- Rule would impose stay on swaps contracts after banks fail
- Proposal expands Wall Street accord, wraps in hedge funds
Hedge funds, insurers and other companies that do business with Wall Street megabanks are poised to pay a price for regulators’ efforts to make sure any future collapse of a giant lender doesn’t tank the entire financial system.
The Federal Reserve proposed that so-called stays be included in contracts for derivatives and other financial instruments to prevent counterparties from immediately pulling collateral from a failed bank. The plan released Tuesday is meant to give authorities ample time to unwind a firm, hopefully heading off the frantic contagion that spread through markets in 2008 when Lehman Brothers Holdings Inc. toppled and its trading partners demanded instant payment on terminated contracts.
Industry groups representing firms such as Citadel LLC, BlackRock Inc. and MetLife Inc. have resisted efforts to rewrite financial contracts, arguing that it abuses investors’ rights and could make things worse by encouraging trading partners to try to pull away from a bank at the first whiff of trouble, even before a failure. But asset managers and insurers face a tough task in persuading the Fed to change course. Banks have already agreed to impose delays on deals with other lenders, and regulators insist the plan is key to their strategies for avoiding another crisis.
The Fed’s proposal would expand the stays to more contracts, affecting any new agreement signed by eight of the biggest and most complex U.S. bank holding companies and the U.S. arms of major foreign banks. So, hedge funds and asset managers that want to keep doing business with such lenders would have to toe the line.
Fed Governor Daniel Tarullo said the rule is “another step forward in our efforts to make financial firms resolvable without either injecting public capital or endangering the overall stability of the financial system.”
The Fed’s plan is part of a global effort announced by the Financial Stability Board two years ago to set the contract stays in stone through regulation. The Office of the Comptroller of the Currency will follow with its own similar version for the companies’ national-bank units, the Fed said. The U.K. is well ahead, with banks doing business there required to put the stays in place by June 1, while U.S. institutions will get more than a year to implement the Fed’s proposal.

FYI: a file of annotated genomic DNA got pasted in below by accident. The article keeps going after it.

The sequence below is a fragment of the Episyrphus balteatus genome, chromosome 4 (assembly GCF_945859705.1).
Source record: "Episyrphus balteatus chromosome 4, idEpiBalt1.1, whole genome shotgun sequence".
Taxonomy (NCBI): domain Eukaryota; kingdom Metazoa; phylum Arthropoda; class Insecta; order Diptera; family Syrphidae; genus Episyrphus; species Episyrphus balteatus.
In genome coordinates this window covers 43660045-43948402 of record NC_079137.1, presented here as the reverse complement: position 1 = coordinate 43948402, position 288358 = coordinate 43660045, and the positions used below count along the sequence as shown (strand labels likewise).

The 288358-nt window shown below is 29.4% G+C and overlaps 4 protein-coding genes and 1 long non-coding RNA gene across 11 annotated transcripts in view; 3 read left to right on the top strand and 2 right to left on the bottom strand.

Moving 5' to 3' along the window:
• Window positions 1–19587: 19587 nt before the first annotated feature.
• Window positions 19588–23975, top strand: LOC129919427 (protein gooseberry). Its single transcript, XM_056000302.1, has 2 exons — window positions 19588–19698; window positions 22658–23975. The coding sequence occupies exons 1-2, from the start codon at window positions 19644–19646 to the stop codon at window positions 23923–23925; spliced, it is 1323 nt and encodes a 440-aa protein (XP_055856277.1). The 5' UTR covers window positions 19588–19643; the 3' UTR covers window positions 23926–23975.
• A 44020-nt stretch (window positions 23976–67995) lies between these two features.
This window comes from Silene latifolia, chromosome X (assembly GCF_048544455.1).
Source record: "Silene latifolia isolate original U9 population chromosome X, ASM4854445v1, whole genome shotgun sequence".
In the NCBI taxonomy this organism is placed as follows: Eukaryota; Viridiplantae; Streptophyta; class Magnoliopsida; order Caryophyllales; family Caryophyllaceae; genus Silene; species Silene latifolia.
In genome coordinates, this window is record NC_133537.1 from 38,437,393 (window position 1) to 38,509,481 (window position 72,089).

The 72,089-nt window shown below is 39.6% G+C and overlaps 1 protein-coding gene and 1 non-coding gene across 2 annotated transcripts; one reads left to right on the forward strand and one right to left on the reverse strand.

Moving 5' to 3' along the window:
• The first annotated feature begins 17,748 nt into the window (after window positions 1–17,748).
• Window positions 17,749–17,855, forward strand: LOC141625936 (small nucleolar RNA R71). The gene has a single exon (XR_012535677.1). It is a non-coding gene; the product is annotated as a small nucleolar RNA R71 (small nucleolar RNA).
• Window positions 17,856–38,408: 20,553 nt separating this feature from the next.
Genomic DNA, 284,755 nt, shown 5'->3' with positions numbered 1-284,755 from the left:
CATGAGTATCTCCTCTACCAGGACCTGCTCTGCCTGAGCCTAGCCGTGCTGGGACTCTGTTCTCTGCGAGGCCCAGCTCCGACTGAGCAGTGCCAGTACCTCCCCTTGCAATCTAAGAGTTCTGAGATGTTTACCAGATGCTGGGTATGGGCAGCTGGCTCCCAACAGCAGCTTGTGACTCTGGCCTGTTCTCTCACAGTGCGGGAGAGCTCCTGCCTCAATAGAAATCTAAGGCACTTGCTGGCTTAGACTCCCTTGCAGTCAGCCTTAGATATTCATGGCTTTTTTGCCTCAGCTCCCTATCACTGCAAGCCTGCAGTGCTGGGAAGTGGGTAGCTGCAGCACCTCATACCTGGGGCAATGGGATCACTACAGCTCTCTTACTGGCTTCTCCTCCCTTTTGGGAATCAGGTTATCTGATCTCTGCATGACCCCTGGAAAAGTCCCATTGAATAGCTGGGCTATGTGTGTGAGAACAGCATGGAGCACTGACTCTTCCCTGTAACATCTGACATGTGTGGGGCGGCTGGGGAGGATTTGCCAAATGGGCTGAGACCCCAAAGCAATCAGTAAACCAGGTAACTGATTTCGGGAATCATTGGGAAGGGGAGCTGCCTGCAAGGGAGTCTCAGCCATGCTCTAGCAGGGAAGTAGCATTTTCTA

While banking authorities can’t require money managers, pension funds and insurers to rewrite contracts, the regulators can force their hands. The Fed’s rule would prevent banks from doing business with firms that won’t agree to keep non-cleared derivatives, repos and securities-lending contracts in place for at least 48 hours after a failure.
“This wasn’t the industry’s idea; this was the regulators’ idea,” Ken Bentsen, head of the Securities Industry and Financial Markets Association, said in an interview before the rule was released. While Bentsen said he recognizes that agencies see the rule as necessary to take down faltering banks, the “biggest problem” would be sweeping in existing contracts, rather than just targeting new ones.
Any company that signs a contract after the proposal takes effect would be roped in. Existing accords aren’t affected, as long as a firm doesn’t enter into any new business with a bank. But once a firm signs a fresh contract with a bank, all their previous agreements with that lender must include stays, the Fed said.
Before they can finalize the rule, which comes with a one-year implementation period, U.S. regulators must seek public comment on the proposal. The Fed will accept feedback until Aug. 5. Fed officials said they are still working on a way to include stays in contracts that go through clearinghouses, platforms where banks and others firms deposit collateral to guarantee trades.
More than a dozen global banking giants including JPMorgan Chase & Co., Goldman Sachs Group Inc. and HSBC Holdings Plc first agreed to start revising financial contracts in 2014, with the initial accord covering an estimated 90 percent of the derivatives market. Last year, banks expanded the agreement on contracts with each other, adding more lenders and more types of transactions, including repurchase agreements and securities lending.
Hedge funds have argued that ripping up contracts in a way that hurts clients could violate their fiduciary obligations to investors. Another point of contention is that including stays in swaps contracts runs contrary to bankruptcy law. The industry has also accused regulators of overstepping their authorities, claiming that such sweeping change should only come through legislation approved by Congress.
“Clients will need some understanding of why they’re signing on to these documents,” said Greg Lyons, co-chair of the financial institutions practice at Debevoise & Plimpton LLP in New York. The rule will require “a lot of work” without much benefit to institutions that aren’t Wall Street megabanks, he said.